- other basic household tools

- lots of paint that cleans up with water (I use mis-tints from paint and home improvement stores. You can get a lot of it for $1 to $5, or, if you're super nice/lucky they'll give it to you for free, like the super nice people at Pittsburg Paint, who supplied almost all of mine.)
- something to paint on (paper and fabric work well. Butcher paper comes on rolls and is a cheap choice, especially for starting out.)
Cool! Modding an irobot is probably the only sensible thing to do with...
I imagine the painting gets much more "abstract" if you get thirsty. lol
I like the second picture here on step 3. Much less 'cluttered' than the others. Excellent use of tech, bud.
Can you take a picture of the bottom of the robot? I'm curious :P
I can, but you'll be disappointed. There is a very small amount of paint on it, the robot seems to be made of plastic with a glossy, paint resistant finish. The little bit of paint that does get on it just pops off as soon as it's dry. I was almost hoping that there would be some awesome looking paint build up, but no dice ;-) Did I misunderstand - is there another reason to see the bottom?
No, that's it... oh well :P
that looks cool and all, but theres no real practical purpose by itself. Maybe if you were going to use that as a backdrop it would be awesome but this seems impossible to paint anything that resembles a shape with though. Maybe you were on to something with LOGO but that all flew right over my head. If you could program it to draw coherently, now that would be cool.
I skimmed over the LOGO stuff because I thought it was fairly simple, but that's probably because of how my brain works. Not only is it possible to paint specific shapes, it's really pretty easy. It's kind of like those really early role playing computer games - move forward 10, turn right, move forward 5, etc. The biggest hangup with it is that the serial cable needs to be connected, so it limits how much distance you can cover if you're not willing to move a computer around with it. That's probably something that can be worked out, but I don't have it completely worked out yet. The robot itself is designed with a lot of sensors, so I focused a lot of my energy on taking advantage of what those can do. I'm working on doing some really nice, finished representational paintings, but I wanted to get as many variations and options covered in the instructable as possible. In reality, painting with robots is something I could probably spend years and years working on and still have new things to try.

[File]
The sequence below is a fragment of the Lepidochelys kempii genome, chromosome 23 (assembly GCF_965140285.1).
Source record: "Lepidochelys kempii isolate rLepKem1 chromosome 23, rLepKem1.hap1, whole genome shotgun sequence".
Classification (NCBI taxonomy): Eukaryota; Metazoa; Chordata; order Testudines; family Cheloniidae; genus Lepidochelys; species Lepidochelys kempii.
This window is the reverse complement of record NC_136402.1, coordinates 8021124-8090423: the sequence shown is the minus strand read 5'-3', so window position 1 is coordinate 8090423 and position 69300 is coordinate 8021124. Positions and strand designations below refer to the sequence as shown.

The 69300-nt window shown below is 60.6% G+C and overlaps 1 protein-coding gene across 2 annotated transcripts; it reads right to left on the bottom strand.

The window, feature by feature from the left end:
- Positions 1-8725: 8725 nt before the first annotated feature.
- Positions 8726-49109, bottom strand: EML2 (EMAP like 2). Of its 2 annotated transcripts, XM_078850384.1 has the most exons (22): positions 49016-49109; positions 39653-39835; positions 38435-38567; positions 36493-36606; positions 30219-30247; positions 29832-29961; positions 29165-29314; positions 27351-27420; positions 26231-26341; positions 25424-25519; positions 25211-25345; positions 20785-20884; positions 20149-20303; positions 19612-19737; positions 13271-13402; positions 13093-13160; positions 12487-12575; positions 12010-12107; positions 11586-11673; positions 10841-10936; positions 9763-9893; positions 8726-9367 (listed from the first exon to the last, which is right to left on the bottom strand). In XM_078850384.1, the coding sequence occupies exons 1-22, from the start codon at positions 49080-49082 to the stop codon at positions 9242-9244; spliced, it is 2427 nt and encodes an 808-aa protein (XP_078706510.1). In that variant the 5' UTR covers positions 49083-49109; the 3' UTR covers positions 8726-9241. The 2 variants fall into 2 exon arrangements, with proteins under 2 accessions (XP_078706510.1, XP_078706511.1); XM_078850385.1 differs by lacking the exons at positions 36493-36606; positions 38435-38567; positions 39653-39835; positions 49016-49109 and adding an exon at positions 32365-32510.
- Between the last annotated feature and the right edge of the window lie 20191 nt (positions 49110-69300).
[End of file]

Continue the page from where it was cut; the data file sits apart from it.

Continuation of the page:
Ack, sorry. My other comment is in response to having to follow the robot around with a computer.
It is just the one method that makes you do that, but thanks for the links anyway - iRobot didn't have a Bluetooth adapter when I started working on this, and I'm thinking about it now anyway because I'd kind of like to play with that...
There are a couple of Bluetooth options for the Create. iRobot has one, <a rel="nofollow" href="http://store.irobot.com/product/index.jsp?productId=2649971">http://store.irobot.com/product/index.jsp?productId=2649971</a> another one is made by a third party, <a rel="nofollow" href="http://www.acroname.com/robotics/parts/I19-10542.html">http://www.acroname.com/robotics/parts/I19-10542.html</a><br/><br/>Both of them plug into the same port as the command module so you can't use the command module and Bluetooth. But if you're controlling the Create from your computer you don't need the command module, anyway. <br/><br/>The biggest downside is that you're still limited by the serial speed of the Create, but there's also BT information that gets sent around, so it's slightly slower than a direct serial interface.<br/>
Love it! It takes the idea of "action painting" to a whole new level.
Thanks! You can actually set it to move shockingly fast if you want to. If I had a large, almost indestructable space I'd probably give it a try working really fast. The videos show it moving at about half of the speed the programs are originally set at.
Amazing! I feel encouraged by this that I could actually do something with one of these robot platforms. It felt beyond my ability, but your comments are very encouraging. I love that you want it to paint more like a person would do -- it's interesting to even think this through.
Yay! That's totally what I wanted to do - it seems like this sort of thing is so far out of an 'ordinary person's' grasp, but I had no idea what I was doing and dived in. I would definitely recommend giving it a try!
As far as &quot;providing it with the things it needed to be aware of&quot;... a cheapo color sensor would make for an excellent addition! Could just be three light sensors with RGB filters, or a even a dollar-store digital camera.<br/><br/>Then play around with some simple routines to turn the RGB values it sees into navigation commands (e.g. turn right if you see red, left if you see green, and turn around if you see blue). Heck, you could even draw on the same canvas as your robot, and it would react to what you've drawn and &quot;embellish&quot; based on that - now <em>there's</em> a partnership! :)<br/><br/>(Oh, and you could of course also program it to avoid driving outside the boundaries of the painting - put brightly colored paper around the painting, and program it to avoid that color.)<br/>
Those are some ridiculously great ideas - overall I'm pretty overwhelmed by all the things I can do with it, so I started simple. I'm really far from being done working on it. Thanks!
I'd love to see some video of the robot in action! Any chance of adding one?
Yep - I'll be adding one ASAP! I just wanted to make sure I got it published ;-)

About This Instructable




Bio: Always making something....